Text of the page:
Ethereum’s Billionaire Founder Admits Ethereum 2.0 Is Delayed
The upcoming release of Ethereum 2.0 has never been more critical after the growing criticism of energy consumption by Proof-of-Work (PoW) blockchains like Bitcoin. Ethereum also uses the PoW model, so the blockchain consumes an energy equivalent of Hong Kong, according to Digiconomist. Comparatively, ETH 2.0’s new proof-of-stake network expects to use around 99.95% less energy.
Naturally, the public is restless for the release of ETH 2.0 as it could be the inflection point that takes blockchain technology to the mainstream. However, Vitalik Buterin admitted in his recent interview that building Ethereum 2.0 has taken many times longer than he had anticipated. He said, “We thought it would take one year to do the proof-of-stake, but it actually takes six years.” So, what’s causing the delay? Internal team conflicts have been hammering the project, according to Buterin.
“One of the biggest problems I’ve found with our project is not the technical problems, it’s problems related with people … We have a lot of internal team conflicts in these five years,” said Vitalik Buterin
Ethereum saw many shake-ups in the team with seven co-founders leaving the project, and Buterin is the only founder remaining in the project. In the same interview, Buterin shared the biggest “people” lesson he learned: “If you are building a team, it is important to know who you are working with.”
Ethereum Needs Proof Of Stake More Than Ever
This news comes at a time when the demand for Ethereum to switch to PoS is at an all-time high. The reason is simple. The explosion in the popularity of cryptocurrency has overwhelmed Ethereum. Gas fees are sky-high and transaction times are taking longer than usual.
Buterin said the current version of Ethereum has become a victim of its own success, with demand pushing network fees to record levels, making the majority of transactions too expensive for the average user.
Buterin acknowledged the urgency to switch to the PoS model: “There’s a lot of other things that people are building in the Ethereum space, but the blockchain’s ability to handle all the transactions is having a hard time keeping up with the demand, which is exactly why all of these things that we’re working on the technology side with scalability and proof of stake are so important.”
The model of PoW worked well for Bitcoin because of its main draw as a “digital gold.” It can afford to be slower in order to be more secure. However, Ethereum is viewed as a utility platform like the Apple app ecosystem. So, the inability to scale up is harming Ethereum’s market share in DeFi.
Competitors Are Circling To Take Market Share From Ethereum
Experts believe that it’s inevitable that there will be “winners take all” for DeFi platforms, with possibly two platforms becoming the dominant leaders. For example, Microsoft Windows and Apple iOS own 93.7% of the market share for desktop PC operating systems.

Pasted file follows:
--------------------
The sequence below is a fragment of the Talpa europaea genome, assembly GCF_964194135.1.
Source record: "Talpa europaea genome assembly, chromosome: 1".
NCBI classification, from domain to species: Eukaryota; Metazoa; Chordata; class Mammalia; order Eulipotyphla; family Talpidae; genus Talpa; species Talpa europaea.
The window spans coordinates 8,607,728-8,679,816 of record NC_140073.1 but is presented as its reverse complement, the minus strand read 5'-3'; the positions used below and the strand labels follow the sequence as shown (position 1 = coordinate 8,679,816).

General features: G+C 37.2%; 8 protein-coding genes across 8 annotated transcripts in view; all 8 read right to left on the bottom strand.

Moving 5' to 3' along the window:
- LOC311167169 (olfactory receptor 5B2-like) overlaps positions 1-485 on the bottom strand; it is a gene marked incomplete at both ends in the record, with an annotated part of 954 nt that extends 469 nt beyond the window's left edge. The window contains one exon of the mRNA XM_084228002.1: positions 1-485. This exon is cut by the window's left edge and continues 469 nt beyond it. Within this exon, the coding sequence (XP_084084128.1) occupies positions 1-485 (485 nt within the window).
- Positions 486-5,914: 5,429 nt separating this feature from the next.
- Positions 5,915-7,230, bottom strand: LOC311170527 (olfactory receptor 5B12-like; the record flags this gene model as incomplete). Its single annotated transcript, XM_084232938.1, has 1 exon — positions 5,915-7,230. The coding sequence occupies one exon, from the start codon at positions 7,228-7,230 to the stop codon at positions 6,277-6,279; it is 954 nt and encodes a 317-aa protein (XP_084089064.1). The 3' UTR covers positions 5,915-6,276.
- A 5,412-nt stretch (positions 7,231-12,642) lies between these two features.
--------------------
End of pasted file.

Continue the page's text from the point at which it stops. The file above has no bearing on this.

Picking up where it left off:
Right now, Ethereum holds a large lead in DeFi with Ether’s market cap at $328 billion. However, many users are moving away from Ethereum because it is simply too expensive and time-consuming to use, especially for smaller payments. As a result, an alternative called Binance Smart Chain has leapfrogged Ethereum for now.
Binance Smart Chain launched last year as a fully delegated proof-of-stake alternative to Ethereum, using validators instead of miners. Of course, PoS is far more scalable which means cheaper transaction fees.
Good enough, Binance Smart Chain (BSC) surpassed Ethereum in user count. At the time of writing, DappRadar shows that BSC’s Pancake Swap has 23 times more users than ETH’s Uniswap V3:
Adding to the urgency of PoS, eBay recently began allowing NFT sales on its auction site. The auction site chose WAX as the blockchain to run their NFT transactions. WAX uses proof-of-stake blockchain, and its official website boasts that “WAX is ~125,000x more efficient than Ethereum.”
The trend is clear that Proof-of-Stake is the future of DeFi platforms, so only time will tell if Ethereum can complete its 2.0 version before the clock runs out.
Does Ethereum Have Time To Take The Lead Back From BSC?
Even though BSC is ahead of Ethereum in users, the BSC platform is barely one year old. Ethereum has a colossal head start of five years, so Ethereum has a far greater pool of developers, altcoins, stablecoins, and the legacy of DeFi protocols.
Some experts believe that a bulk of the users who use BSC still have ETH in their wallets, and they’re just waiting for the ETH 2.0 to be released. Plus, BSC is highly centralized with only 21 validators while Ethereum has over 100,000 network validators.
Blockchain platforms rely a lot on the “network effect” where a platform with the largest number of users and developers can deliver the greatest benefits — similar to Uber or Facebook. So, speed is essential in building out the network effect. Stay tuned to ETH 2.0’s development as it could decide how the next decade of blockchain would look like.
The views and opinions expressed herein are the views and opinions of the author and do not necessarily reflect those of Nasdaq, Inc.